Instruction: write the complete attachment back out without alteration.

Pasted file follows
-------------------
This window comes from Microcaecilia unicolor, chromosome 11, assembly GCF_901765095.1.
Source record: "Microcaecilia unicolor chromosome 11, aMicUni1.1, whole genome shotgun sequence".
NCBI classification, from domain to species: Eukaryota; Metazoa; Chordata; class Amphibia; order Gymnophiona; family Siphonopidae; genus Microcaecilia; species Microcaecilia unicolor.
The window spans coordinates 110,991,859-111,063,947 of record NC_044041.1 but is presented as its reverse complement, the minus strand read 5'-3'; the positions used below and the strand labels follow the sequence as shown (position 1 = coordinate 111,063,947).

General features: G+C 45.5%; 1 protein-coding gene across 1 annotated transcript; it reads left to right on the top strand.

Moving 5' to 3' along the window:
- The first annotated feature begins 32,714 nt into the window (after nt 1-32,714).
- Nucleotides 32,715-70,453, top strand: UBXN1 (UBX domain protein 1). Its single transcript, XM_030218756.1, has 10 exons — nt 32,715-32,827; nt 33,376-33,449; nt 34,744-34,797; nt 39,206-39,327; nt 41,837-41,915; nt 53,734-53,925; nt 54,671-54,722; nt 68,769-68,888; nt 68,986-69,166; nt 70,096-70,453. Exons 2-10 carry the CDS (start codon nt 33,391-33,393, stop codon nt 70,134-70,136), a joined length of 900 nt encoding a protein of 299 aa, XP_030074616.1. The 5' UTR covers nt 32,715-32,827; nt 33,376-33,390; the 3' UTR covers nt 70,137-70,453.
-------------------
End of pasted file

This window comes from Microcaecilia unicolor, chromosome 11, assembly GCF_901765095.1.
Source record: "Microcaecilia unicolor chromosome 11, aMicUni1.1, whole genome shotgun sequence".
NCBI classification, from domain to species: Eukaryota; Metazoa; Chordata; class Amphibia; order Gymnophiona; family Siphonopidae; genus Microcaecilia; species Microcaecilia unicolor.
The window spans coordinates 110,991,859-111,063,947 of record NC_044041.1 but is presented as its reverse complement, the minus strand read 5'-3'; the positions used below and the strand labels follow the sequence as shown (position 1 = coordinate 111,063,947).

General features: G+C 45.5%; 1 protein-coding gene across 1 annotated transcript; it reads left to right on the top strand.

Moving 5' to 3' along the window:
- The first annotated feature begins 32,714 nt into the window (after nt 1-32,714).
- Nucleotides 32,715-70,453, top strand: UBXN1 (UBX domain protein 1). Its single transcript, XM_030218756.1, has 10 exons — nt 32,715-32,827; nt 33,376-33,449; nt 34,744-34,797; nt 39,206-39,327; nt 41,837-41,915; nt 53,734-53,925; nt 54,671-54,722; nt 68,769-68,888; nt 68,986-69,166; nt 70,096-70,453. Exons 2-10 carry the CDS (start codon nt 33,391-33,393, stop codon nt 70,134-70,136), a joined length of 900 nt encoding a protein of 299 aa, XP_030074616.1. The 5' UTR covers nt 32,715-32,827; nt 33,376-33,390; the 3' UTR covers nt 70,137-70,453.